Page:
|Photo by @davidtjackson|
It’s chaos. The stage feels like there’s five different gigs going on at one time, but it doesn’t feel weird. Guitarists, Mark Bowen and Lee Kiernan, keep the show moving with an intense performance that adds a sense of anxiety to the show. Not knowing what they’re going to do next, not knowing where they’re going to go next; they have the crowd gripped. As they move through ‘Brutalism’, the show intensifies. Talbot’s glaring stares in to the crowd and immediate crashes in to the cymbal he has by his side is a mechanism for taking the crowd out of the trance-like state that the fellow guitarists and bassist, Adam Devonshire, had the audience in.
‘Brutalism’ is a career-defining moment for this band. Their punchy bass lines that give the music a depressive state, the guitars that build a force of energy like no other, and the drums that carry everything. Jon Beavis’ performance at the back of the stage is outstanding. Bringing everything together, he keeps the set alive with no where to go but to let the caning rhythm pour out of the speakers, transforming in to deafening sound waves. Playing an extra 40 minutes seemed like a very small challenge. Every second had a story to tell, a song to sell and a performance to unveil. But at no point was there a break to let the audience breathe. This was non-stop in your face, and an unnerving experience for all.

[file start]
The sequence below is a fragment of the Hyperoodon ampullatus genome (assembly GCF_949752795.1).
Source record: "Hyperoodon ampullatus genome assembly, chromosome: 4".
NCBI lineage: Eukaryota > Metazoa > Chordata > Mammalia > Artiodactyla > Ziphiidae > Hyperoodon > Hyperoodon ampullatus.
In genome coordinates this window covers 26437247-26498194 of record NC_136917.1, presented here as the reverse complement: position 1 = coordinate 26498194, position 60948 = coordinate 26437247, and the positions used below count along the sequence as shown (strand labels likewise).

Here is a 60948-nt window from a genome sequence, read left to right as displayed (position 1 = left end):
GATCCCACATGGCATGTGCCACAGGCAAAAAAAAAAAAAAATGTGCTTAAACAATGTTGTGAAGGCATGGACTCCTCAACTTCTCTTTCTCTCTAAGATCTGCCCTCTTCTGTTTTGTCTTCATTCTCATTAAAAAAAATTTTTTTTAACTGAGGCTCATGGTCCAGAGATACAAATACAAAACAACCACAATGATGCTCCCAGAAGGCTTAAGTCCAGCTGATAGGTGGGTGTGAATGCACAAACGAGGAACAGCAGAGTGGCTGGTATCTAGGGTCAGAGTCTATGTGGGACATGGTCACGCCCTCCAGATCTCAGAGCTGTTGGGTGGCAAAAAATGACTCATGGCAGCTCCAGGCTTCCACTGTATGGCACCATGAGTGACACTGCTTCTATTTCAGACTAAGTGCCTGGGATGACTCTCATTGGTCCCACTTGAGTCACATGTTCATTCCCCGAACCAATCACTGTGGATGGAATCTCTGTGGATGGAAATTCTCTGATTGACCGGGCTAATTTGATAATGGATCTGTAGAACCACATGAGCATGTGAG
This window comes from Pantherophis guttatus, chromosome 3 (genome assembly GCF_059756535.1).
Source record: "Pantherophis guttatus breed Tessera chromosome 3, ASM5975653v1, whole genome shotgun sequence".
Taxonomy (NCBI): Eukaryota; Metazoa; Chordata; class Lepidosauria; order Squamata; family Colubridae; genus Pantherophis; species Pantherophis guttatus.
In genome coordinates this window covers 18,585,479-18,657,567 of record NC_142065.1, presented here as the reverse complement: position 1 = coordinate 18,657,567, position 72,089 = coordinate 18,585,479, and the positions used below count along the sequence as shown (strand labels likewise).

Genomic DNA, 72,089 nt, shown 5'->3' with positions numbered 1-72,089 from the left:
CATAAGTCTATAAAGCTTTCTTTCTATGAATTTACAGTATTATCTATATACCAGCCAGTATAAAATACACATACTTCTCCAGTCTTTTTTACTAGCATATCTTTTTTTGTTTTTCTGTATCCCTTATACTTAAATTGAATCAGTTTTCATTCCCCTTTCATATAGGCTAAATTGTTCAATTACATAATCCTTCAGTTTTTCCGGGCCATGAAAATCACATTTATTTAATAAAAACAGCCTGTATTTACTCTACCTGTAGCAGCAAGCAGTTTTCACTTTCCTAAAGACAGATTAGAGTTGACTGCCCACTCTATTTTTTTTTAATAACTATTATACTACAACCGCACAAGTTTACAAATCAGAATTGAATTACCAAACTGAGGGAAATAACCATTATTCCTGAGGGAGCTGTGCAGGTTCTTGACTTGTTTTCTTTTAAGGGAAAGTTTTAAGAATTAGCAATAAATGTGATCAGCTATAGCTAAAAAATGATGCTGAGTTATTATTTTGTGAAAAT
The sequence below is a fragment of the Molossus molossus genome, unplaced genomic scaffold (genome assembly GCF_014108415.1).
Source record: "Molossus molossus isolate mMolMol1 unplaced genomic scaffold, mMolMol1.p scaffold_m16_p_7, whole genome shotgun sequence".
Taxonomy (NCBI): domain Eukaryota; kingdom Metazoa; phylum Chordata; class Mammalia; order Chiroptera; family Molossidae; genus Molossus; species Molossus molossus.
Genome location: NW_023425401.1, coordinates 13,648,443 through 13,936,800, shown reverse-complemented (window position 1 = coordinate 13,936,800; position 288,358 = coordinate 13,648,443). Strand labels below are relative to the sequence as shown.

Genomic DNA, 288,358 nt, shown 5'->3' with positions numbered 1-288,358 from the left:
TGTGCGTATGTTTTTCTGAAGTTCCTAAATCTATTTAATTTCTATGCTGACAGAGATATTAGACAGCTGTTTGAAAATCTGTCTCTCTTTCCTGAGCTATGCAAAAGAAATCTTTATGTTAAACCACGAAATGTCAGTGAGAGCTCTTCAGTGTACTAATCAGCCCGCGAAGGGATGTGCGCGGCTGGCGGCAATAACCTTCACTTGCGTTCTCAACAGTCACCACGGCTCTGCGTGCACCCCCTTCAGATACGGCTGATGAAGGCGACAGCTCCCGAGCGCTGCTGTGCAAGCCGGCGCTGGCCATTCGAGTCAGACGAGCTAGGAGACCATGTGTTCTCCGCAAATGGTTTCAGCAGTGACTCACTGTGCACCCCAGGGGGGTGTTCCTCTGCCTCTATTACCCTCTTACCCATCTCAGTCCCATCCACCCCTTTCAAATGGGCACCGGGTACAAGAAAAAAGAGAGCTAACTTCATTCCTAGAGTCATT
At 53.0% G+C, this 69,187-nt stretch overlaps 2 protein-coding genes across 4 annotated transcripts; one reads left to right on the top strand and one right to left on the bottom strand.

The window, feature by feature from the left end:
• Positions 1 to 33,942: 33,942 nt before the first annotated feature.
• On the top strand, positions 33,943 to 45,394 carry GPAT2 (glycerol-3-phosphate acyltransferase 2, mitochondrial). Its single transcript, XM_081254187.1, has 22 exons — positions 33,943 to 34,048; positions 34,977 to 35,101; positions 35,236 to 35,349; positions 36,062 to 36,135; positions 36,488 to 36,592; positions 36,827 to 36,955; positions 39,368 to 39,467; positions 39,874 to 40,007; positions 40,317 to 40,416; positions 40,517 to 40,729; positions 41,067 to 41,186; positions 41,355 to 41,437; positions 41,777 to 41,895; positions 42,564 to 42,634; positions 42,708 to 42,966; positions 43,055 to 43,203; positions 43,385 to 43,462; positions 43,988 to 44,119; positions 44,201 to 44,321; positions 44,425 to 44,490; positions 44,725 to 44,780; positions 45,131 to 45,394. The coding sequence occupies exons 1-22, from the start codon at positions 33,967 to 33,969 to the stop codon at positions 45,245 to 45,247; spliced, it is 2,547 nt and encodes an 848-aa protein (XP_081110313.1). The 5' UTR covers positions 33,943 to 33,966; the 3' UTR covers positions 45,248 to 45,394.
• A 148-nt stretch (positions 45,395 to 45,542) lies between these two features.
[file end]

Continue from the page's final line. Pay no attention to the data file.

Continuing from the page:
If their debut album already sounds good, it’s about to sound even better live. Each song belongs on stage, it belongs to the identity of each member of Idles. They, and the music, come alive. In turn, it makes the audience bounce off that. Loud cheers, constant applauds and a stunned audience leave the venue in amazement and with nothing but Idles on their lips. This is a punk band on the verge of something that is going to make the UK really talk.